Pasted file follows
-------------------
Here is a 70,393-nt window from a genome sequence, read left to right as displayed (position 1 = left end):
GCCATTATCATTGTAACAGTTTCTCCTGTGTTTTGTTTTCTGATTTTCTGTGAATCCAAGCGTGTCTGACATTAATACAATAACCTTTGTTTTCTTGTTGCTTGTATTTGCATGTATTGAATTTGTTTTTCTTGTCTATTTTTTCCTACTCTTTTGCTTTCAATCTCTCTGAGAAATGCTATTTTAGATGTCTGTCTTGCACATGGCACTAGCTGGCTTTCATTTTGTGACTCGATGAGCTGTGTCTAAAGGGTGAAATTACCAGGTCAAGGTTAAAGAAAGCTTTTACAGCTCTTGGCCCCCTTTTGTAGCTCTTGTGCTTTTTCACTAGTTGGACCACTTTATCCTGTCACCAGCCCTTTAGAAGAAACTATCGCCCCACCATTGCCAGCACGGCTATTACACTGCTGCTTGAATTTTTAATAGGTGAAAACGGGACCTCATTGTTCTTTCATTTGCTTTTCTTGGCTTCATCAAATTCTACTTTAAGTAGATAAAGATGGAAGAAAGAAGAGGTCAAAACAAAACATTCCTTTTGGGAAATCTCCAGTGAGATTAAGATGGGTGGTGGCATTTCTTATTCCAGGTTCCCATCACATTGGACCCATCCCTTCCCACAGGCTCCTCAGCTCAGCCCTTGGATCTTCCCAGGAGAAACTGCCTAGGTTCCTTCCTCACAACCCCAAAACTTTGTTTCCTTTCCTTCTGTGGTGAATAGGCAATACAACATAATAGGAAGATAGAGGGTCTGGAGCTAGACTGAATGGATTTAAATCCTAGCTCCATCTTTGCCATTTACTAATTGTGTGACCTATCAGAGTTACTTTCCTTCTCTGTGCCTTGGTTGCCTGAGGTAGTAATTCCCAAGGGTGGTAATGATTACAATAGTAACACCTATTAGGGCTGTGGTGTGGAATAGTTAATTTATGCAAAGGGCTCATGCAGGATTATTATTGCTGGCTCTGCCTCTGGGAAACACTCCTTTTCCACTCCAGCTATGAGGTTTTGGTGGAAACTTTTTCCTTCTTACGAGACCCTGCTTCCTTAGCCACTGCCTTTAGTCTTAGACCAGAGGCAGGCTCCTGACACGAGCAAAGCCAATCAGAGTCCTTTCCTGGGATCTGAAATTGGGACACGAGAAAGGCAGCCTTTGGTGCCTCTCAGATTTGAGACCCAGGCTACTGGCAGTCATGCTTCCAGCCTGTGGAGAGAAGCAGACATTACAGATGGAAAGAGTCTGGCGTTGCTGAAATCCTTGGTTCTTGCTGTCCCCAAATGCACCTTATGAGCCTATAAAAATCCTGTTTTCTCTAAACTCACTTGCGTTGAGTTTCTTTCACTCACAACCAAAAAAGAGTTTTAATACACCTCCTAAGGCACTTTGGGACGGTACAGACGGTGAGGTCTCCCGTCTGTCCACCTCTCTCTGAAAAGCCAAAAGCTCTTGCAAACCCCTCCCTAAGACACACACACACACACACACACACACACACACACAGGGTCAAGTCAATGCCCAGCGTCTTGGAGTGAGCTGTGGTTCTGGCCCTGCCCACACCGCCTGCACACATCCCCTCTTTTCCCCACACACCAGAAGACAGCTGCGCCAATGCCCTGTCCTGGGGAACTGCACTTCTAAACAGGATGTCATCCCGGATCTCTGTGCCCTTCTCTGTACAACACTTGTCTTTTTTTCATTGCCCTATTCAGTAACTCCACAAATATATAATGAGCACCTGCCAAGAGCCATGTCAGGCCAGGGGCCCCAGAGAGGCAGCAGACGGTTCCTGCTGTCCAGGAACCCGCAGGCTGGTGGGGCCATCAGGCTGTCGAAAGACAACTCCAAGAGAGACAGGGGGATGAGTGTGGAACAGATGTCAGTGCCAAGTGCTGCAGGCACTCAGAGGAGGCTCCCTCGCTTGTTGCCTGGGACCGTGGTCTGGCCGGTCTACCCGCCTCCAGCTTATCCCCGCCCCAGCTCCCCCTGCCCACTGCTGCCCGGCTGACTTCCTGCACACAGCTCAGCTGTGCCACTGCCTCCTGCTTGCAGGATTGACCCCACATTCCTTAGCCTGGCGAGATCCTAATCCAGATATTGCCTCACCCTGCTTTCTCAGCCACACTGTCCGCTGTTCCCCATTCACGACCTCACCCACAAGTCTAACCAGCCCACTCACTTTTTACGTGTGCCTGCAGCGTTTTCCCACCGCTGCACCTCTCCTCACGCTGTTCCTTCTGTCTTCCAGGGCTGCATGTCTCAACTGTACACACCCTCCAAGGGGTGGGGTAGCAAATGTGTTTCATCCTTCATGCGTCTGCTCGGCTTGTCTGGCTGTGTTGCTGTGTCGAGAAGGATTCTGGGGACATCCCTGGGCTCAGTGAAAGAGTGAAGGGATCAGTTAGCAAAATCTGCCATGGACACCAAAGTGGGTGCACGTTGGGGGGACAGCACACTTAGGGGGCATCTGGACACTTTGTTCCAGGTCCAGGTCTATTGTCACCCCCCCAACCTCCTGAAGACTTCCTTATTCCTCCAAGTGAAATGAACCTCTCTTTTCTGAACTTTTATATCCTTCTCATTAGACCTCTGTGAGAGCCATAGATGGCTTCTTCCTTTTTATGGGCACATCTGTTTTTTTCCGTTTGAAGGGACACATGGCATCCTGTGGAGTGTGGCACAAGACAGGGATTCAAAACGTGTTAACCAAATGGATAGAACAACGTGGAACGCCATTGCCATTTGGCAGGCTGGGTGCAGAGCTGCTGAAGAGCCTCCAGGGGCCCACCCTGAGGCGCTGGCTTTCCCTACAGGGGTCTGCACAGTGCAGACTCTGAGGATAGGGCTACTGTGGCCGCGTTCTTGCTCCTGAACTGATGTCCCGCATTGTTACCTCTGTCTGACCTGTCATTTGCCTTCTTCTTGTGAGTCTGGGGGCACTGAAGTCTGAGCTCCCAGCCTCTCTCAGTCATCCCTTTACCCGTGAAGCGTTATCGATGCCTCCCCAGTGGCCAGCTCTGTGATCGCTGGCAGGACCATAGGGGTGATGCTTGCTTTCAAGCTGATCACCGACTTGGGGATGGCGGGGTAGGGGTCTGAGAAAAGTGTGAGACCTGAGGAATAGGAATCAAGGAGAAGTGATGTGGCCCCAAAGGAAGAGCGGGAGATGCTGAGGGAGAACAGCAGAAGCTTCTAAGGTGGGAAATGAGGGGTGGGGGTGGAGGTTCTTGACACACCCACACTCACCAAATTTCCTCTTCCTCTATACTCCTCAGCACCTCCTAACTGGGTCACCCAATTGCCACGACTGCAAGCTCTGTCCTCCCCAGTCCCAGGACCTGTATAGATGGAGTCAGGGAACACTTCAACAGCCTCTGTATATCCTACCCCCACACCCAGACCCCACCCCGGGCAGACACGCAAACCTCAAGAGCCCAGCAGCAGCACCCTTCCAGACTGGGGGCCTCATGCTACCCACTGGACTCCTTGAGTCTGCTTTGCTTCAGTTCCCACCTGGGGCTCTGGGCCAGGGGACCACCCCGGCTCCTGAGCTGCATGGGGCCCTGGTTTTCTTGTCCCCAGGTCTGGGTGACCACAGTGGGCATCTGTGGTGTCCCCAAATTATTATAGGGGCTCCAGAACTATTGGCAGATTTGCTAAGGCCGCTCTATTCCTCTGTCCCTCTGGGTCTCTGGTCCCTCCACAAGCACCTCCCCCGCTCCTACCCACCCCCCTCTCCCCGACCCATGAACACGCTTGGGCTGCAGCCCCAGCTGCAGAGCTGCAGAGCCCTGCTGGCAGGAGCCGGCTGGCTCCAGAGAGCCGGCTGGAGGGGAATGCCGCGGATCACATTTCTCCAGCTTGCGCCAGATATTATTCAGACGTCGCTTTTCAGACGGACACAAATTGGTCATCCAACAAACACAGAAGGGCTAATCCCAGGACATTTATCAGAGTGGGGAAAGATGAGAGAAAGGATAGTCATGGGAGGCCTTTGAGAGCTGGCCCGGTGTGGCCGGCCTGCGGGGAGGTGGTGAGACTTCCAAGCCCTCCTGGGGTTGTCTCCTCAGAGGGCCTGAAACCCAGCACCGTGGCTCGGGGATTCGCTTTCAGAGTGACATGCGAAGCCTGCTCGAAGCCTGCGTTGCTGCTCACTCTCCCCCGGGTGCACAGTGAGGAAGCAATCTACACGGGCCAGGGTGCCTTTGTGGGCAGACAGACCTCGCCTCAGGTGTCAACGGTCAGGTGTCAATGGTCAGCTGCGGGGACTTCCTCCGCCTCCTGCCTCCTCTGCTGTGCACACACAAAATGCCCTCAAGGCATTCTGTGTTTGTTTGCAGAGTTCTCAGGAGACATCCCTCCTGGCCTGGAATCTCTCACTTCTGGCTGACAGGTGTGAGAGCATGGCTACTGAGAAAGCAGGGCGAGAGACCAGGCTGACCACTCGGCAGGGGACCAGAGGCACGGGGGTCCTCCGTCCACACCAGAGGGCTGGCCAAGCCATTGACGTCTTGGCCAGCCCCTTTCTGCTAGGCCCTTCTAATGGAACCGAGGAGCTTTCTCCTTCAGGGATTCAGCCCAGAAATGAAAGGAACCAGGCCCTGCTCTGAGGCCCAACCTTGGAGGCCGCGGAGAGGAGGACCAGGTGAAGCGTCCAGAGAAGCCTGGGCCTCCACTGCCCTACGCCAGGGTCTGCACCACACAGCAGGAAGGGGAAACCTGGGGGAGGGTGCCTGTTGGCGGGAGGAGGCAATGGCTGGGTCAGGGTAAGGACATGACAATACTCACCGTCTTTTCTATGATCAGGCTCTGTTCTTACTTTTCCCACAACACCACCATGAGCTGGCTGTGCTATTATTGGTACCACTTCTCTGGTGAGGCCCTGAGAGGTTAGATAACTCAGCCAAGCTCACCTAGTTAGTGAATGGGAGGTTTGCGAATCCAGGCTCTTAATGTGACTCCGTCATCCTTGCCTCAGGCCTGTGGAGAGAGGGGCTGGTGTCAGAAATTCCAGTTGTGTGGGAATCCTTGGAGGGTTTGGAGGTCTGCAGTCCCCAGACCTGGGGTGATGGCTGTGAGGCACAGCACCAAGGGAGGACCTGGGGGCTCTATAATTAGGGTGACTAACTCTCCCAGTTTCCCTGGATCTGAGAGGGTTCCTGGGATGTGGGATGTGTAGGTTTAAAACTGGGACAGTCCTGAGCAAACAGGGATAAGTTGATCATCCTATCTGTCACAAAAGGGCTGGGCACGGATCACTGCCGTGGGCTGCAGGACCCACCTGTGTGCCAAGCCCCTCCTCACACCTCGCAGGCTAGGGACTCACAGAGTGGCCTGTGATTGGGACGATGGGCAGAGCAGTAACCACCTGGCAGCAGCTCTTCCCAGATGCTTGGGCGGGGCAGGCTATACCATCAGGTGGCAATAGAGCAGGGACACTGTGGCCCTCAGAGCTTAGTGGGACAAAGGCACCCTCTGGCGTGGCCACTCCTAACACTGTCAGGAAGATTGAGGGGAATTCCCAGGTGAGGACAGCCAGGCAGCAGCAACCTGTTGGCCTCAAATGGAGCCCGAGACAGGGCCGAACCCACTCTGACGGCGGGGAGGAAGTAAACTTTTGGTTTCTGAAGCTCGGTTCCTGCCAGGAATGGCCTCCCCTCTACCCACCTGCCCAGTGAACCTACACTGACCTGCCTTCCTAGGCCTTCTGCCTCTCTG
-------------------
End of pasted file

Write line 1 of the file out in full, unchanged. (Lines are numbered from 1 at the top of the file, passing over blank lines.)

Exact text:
Here is a 70,393-nt window from a genome sequence, read left to right as displayed (position 1 = left end):